If a doctor makes a mistake and it harms you, then you expect the doctor to admit that an error happened. In any case, you don't expect your doctor to hide a clinical mistake that causes harm.
Shocking, therefore, are the findings of a recent survey of doctors.
When asked if it is acceptable to hide a harmful medical error, 14 percent of doctors said, "it depends," and 7 percent said yes.
While 78 percent of doctors said that it's never okay to hide or avoid revealing a harmful medical mistake, it is truly disturbing that even one doctor would think it's acceptable to hide an error from an injured patient.
In fact, the survey shows that the number of doctors who think it's okay to hide an error has increased in recent years. Two years ago, 91 percent of doctors said it's never acceptable to hide a harmful error, and six years ago nearly 95 percent said it's never okay.
Compare those percentages to the most recent figure -- 78 percent.
Bioethicists and patients alike find the trend disturbing.
"What doctor wants to self-incriminate?"
That was the response from a urologist who responded to the survey. While it is difficult to fathom how a medical professional could be so un-professional and callous, negligence on the part of doctors is a reality.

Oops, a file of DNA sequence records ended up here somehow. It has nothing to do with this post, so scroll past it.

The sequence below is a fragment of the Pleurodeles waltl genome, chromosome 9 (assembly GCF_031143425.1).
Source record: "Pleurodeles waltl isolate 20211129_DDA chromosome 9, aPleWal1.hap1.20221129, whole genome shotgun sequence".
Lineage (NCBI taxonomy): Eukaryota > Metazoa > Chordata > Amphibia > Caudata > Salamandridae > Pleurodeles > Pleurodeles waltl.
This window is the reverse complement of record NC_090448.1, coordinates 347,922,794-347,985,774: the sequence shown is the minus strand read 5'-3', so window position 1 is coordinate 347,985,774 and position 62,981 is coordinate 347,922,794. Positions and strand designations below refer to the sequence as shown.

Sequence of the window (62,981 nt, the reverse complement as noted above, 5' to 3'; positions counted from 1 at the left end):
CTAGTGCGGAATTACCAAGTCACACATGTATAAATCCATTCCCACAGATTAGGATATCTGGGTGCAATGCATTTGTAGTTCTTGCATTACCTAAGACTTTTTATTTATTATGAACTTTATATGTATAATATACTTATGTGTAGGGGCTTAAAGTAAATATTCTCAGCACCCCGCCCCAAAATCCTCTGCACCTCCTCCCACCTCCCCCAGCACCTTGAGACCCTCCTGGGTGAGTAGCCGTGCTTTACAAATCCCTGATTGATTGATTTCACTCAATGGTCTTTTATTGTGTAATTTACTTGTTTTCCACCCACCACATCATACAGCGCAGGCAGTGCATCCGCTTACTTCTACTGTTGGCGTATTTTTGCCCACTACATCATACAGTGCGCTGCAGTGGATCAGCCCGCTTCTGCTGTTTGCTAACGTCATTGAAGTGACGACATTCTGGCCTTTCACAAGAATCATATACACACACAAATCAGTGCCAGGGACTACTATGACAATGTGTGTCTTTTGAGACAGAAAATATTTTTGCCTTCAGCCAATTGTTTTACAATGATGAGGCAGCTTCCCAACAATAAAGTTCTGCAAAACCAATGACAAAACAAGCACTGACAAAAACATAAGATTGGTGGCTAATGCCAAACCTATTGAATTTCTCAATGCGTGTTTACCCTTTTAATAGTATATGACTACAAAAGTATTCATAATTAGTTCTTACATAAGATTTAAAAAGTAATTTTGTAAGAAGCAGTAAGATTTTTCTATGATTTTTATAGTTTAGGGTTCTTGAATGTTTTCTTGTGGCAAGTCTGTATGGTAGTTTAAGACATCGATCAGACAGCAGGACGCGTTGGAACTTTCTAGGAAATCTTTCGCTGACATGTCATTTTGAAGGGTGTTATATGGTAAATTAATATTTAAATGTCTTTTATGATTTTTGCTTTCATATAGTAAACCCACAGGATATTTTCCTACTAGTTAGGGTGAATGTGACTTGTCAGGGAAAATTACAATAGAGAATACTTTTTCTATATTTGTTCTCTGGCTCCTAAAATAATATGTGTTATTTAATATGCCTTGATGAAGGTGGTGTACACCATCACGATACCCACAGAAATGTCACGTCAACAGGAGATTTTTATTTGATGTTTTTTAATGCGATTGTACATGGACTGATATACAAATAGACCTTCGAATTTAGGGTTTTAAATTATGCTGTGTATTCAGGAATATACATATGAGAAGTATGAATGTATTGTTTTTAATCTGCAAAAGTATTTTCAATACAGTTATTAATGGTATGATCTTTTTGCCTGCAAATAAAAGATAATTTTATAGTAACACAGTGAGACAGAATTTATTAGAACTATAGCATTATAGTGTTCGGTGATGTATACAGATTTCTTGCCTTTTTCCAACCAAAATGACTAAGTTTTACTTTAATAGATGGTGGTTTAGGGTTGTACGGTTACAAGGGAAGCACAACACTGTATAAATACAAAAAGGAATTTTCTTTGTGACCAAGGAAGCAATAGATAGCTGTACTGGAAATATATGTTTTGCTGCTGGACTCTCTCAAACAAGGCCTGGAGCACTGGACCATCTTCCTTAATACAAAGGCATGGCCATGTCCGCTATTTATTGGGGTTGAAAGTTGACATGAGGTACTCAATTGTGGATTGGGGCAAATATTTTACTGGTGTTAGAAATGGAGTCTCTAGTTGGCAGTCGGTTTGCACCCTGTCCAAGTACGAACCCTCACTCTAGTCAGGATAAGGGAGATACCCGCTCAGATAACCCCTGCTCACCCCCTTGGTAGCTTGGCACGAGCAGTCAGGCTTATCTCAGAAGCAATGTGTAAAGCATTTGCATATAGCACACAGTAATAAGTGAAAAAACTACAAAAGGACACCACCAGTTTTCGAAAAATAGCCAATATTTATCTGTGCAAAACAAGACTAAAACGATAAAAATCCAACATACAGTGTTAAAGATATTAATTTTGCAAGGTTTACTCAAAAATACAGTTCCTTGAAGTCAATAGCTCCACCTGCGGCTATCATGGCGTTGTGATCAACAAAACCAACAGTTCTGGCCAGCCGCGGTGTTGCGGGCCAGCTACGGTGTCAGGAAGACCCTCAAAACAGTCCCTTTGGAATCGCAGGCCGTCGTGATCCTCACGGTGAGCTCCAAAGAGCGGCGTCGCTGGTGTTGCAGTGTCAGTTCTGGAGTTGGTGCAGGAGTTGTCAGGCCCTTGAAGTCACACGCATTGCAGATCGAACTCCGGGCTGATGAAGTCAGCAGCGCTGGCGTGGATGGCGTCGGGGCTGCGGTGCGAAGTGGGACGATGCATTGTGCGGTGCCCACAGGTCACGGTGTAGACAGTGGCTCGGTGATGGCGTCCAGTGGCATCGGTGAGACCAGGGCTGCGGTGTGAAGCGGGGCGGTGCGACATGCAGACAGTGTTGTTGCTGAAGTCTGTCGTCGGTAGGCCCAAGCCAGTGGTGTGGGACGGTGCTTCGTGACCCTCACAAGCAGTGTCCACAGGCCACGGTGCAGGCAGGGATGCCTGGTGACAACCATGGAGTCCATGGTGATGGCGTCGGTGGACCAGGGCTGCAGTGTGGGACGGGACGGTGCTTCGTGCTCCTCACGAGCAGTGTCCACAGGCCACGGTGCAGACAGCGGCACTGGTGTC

And make no mistake: the Code of Medical Ethics of the American Medical Association clearly states that doctors must "disclose medical errors if they have occurred in the patient's care."
No matter how much or how little harm a medical error causes, patients have a right to know when something goes wrong.
If you or a loved one has been harmed by any form of medical malpractice, speak with an experienced medical malpractice attorney about your case. Holding a doctor or hospital accountable can not only lead to compensation for the victim; a successful medical malpractice claim can also help prevent such errors in the future.